feared - that two years' use of combined hormone replacement
by healthy women increases the risk of blood clots
by 100 percent, strokes by 41 percent, and heart attacks
by 29 percent.
five years' use, the risk of invasive breast cancer
increases by 26 percent. The number of HRT users experiencing
a serious adverse event over 5.2 years was about 100
more per 10,000 than those taking placebo.
best approach is to talk to healthcare professionals
- talk to your Doctor about the Pharmaceutical options,
and talk to a registered Naturopath, Medical Herbalist
about the Natural options available through diet,
lifestyle, herbs and supplements.
you wish to make an appointment for advice on Menopause,
Heart Disease, Osteoporosis or other conditions, contact
Karen Moffatt Medical Herbalist, Naturopath, Clinical
Nutritionist on email@example.com
or phone 09 361 3964. If you are out of Auckland,
we may be able to recommend a qualified practitioner
in you area.
Beckham, N. Why women should not take HRT, Wellbeing
Magazine No.67 p's 69-74
2. Cabot, S. Menopause. You Can Give It a Miss, Women's
Health Advisory Service, Aug 1991. P's 28-35
3. Glenvile, M. HRT is a last resort, International
Journal of Alternative and Complementary Medicine,
Nov 1998, p's 8-10
4. Graham, A et al. The use of estrogens and progestins
and the risk of breast cancer in postmenopausal women.
The New England Journal of Medicine. Vol. 332 No.
24: June 1995. 1589-1593
males should think about prostate health, and especially if
there is a family history of Prostate enlargement or Prostate
Cancer. Up to 60% of men over forty may experience prostate
problems at some stage of their life.
Enlargement of the Prostate (BPH) - So, what is it?
The prostate surrounds the urethra (which is the channel that
carries urine from the bladder).
the prostate enlarges it can "CHOKE" the urethra (Just
think about what happens when you get a kink in your garden
of incomplete bladder emptying
(delay in starting urination)
while passing urine
(frequent passage of urine)
(a strong desire to urinate that is difficult to suppress)
(getting up during the night to pass urine)
in urine (hematuria): BPH can cause blood in the urine, but
bleeding cannot be assumed to be due to an enlarged prostate
unless other more serious causes have been eliminated.
Tract Infection, which has symptoms such as: burning with
passing urine, bladder pain, fever and frequent urination.
of urine: a complete inability to pass urine.
incontinence: leaking of urine due to an overfull bladder
that does not empty.
failure: fatigue, weight loss, fluid overload etc.
Herbs such as Saw Palmetto, also known as Seronea Repens
Pygeum Africanum - derived from African evergreen tree &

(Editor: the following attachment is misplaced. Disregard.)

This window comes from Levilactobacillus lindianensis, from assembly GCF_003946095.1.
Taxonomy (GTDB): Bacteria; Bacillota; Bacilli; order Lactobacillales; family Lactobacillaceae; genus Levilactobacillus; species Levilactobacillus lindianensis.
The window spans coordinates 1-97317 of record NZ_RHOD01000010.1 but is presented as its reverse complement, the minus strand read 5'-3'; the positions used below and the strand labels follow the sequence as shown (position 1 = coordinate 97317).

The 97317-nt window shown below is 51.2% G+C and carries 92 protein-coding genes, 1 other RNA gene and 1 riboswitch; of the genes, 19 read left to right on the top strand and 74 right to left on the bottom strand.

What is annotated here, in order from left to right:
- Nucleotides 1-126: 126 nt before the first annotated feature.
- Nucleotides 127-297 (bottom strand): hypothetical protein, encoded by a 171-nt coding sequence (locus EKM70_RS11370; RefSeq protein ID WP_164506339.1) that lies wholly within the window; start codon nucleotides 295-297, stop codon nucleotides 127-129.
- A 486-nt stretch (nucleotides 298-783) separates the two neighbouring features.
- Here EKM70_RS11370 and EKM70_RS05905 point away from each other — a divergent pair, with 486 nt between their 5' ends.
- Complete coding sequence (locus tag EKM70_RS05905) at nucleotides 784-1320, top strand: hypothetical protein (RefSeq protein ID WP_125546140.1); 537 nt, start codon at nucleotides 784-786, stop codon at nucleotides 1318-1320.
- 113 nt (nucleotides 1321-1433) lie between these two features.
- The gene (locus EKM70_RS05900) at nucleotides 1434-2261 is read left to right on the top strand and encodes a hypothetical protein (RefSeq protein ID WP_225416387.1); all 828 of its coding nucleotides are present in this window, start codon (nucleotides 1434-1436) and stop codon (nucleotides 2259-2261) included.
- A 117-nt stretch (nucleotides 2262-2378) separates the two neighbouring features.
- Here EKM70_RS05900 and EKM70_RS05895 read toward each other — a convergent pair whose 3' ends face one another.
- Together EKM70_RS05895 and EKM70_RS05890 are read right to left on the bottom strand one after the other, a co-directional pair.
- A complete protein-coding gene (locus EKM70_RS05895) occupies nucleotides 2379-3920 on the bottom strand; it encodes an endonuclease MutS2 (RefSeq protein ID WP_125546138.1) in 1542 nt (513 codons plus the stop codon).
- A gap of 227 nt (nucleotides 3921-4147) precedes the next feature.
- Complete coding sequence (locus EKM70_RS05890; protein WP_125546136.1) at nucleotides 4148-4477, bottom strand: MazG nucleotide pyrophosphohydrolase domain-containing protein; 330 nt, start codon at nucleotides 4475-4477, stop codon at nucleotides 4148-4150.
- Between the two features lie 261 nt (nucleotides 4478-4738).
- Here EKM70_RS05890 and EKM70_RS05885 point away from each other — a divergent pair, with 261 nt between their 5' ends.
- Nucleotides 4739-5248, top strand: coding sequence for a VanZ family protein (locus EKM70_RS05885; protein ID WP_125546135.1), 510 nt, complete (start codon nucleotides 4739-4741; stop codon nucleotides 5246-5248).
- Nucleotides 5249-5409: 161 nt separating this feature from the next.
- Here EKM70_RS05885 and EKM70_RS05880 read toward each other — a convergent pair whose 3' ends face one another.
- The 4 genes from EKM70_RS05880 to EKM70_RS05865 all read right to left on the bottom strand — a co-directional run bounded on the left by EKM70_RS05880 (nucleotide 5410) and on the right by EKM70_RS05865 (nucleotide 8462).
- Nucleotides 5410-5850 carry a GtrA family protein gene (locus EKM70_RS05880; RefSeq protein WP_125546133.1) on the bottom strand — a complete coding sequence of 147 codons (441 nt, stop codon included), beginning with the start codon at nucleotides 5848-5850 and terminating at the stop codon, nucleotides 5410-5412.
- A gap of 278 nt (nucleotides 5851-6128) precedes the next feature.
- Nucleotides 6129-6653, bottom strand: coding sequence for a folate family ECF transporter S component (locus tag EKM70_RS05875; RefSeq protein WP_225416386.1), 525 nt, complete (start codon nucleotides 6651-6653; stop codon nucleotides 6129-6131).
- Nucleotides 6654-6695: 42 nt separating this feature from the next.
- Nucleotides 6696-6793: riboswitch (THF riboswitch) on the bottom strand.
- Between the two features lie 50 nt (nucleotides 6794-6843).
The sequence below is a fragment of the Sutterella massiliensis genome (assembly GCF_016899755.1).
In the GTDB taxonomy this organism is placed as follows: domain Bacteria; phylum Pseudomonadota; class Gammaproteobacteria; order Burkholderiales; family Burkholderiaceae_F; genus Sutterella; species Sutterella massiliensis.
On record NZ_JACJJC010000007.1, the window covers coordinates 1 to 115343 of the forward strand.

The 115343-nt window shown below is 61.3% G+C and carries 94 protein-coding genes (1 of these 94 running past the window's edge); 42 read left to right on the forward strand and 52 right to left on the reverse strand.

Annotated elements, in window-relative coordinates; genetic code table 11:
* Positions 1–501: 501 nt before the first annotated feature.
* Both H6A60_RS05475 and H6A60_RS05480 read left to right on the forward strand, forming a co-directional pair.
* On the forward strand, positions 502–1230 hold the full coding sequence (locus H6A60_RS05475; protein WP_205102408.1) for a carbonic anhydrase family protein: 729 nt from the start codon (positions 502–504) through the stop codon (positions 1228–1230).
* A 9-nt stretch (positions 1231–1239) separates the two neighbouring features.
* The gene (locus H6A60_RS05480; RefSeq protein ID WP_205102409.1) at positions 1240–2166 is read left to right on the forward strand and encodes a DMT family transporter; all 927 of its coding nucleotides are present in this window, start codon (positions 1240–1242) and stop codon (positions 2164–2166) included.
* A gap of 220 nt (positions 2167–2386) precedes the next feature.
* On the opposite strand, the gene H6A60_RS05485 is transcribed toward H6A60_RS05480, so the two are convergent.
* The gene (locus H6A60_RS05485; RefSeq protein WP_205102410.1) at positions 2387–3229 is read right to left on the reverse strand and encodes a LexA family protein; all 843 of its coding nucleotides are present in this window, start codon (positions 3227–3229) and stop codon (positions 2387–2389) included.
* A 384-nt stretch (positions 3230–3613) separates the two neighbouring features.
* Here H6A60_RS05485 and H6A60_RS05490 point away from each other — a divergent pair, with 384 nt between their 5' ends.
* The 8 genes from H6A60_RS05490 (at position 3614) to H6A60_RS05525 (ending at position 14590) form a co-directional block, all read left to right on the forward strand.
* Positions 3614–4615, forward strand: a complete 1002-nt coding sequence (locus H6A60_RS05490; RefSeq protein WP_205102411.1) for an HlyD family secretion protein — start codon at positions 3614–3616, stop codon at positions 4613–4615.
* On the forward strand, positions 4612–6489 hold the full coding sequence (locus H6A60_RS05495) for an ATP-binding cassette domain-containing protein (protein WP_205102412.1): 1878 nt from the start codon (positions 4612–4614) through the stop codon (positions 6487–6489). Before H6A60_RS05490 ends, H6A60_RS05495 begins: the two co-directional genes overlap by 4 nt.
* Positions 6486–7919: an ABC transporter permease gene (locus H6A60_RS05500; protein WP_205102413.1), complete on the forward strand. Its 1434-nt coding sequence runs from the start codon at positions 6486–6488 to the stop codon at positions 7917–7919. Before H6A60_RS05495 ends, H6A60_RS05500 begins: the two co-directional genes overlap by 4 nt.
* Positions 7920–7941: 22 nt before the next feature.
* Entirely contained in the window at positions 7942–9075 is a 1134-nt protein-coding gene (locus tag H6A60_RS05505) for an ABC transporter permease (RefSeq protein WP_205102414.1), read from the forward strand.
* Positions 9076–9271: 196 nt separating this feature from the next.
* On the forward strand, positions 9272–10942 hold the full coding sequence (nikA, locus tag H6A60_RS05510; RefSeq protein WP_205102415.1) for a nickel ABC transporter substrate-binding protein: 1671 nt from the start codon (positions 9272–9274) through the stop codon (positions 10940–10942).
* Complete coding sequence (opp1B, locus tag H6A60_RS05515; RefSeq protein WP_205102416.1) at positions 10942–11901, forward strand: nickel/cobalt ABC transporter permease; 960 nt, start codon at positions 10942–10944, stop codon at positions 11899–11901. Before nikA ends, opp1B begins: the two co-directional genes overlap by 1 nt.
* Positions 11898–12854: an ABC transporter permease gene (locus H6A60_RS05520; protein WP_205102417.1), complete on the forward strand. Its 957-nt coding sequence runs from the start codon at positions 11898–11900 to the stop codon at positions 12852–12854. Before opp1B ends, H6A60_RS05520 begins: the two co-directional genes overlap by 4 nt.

Stinging Nettles - in Europe marketed under name Bazoton-r,
have all been shown to be effective in relieving many of the
What is common in all the plant extract therapies for Benign
Enlargement of the Prostate Gland? All contain a chemical with
a steroid like preparations that exert a mild hormonal effect.
There are many more herbs that have also shown to be effect
forms of treatment. Combine these with some supplements, dietary
and lifestyle advice for an all-rounded approach.
Zinc levels have also been connected to prostate enlargement
- and New Zealand has very little zinc in the soils.
- derived from tomatoes has also shown to be extremely effective.
to see Microgenics Protech - Complete Prostate Formula.
management with synthetic hormones.
- like HRT, it's about making an informed decision on what is
best for you for prevention and or treatment.
you wish to make an appointment for advice on Prostate concerns
or other conditions, contact Karen Moffatt, Medical Herbalist,
Naturopath, Clinical Nutritionist on firstname.lastname@example.org
or phone 09 361 3964. If you are out of Auckland, we may be
able to recommend a qualified practitioner in you area.
1. Lowe, F.C. and Ku, J.C.; Phytotherapy in treatment of benign
prostatic hyperplasia: a critical review. Urology 48:12-19,
2. Dreikorn K. and Schoenhoeffer P.S.; Stellenwert von Phytotherapeutica
bei der Behandlung der benignen Prostatahyperplasia (BPH). Urologe
(A) 34:119-129, 1995.
3. Fitzpatrick, J.M and Lynch T.H.; Phytotherapeutic Agents
in the Management of Symptomatic Benign Prostatic Hyperplasia.
Urological Clinics of North America. 22:407-412, 1995.
in Health and Wellness,
Karen, Maia, Rebecca and Jill
Body Corporate Team
to contact us
Beard 021-471 386
Karen Moffatt 021-843 860
Box 8225, Symonds Street, Auckland
84 College Hill, Ponsonby
you no longer wish to receive The Body Corporate Wellness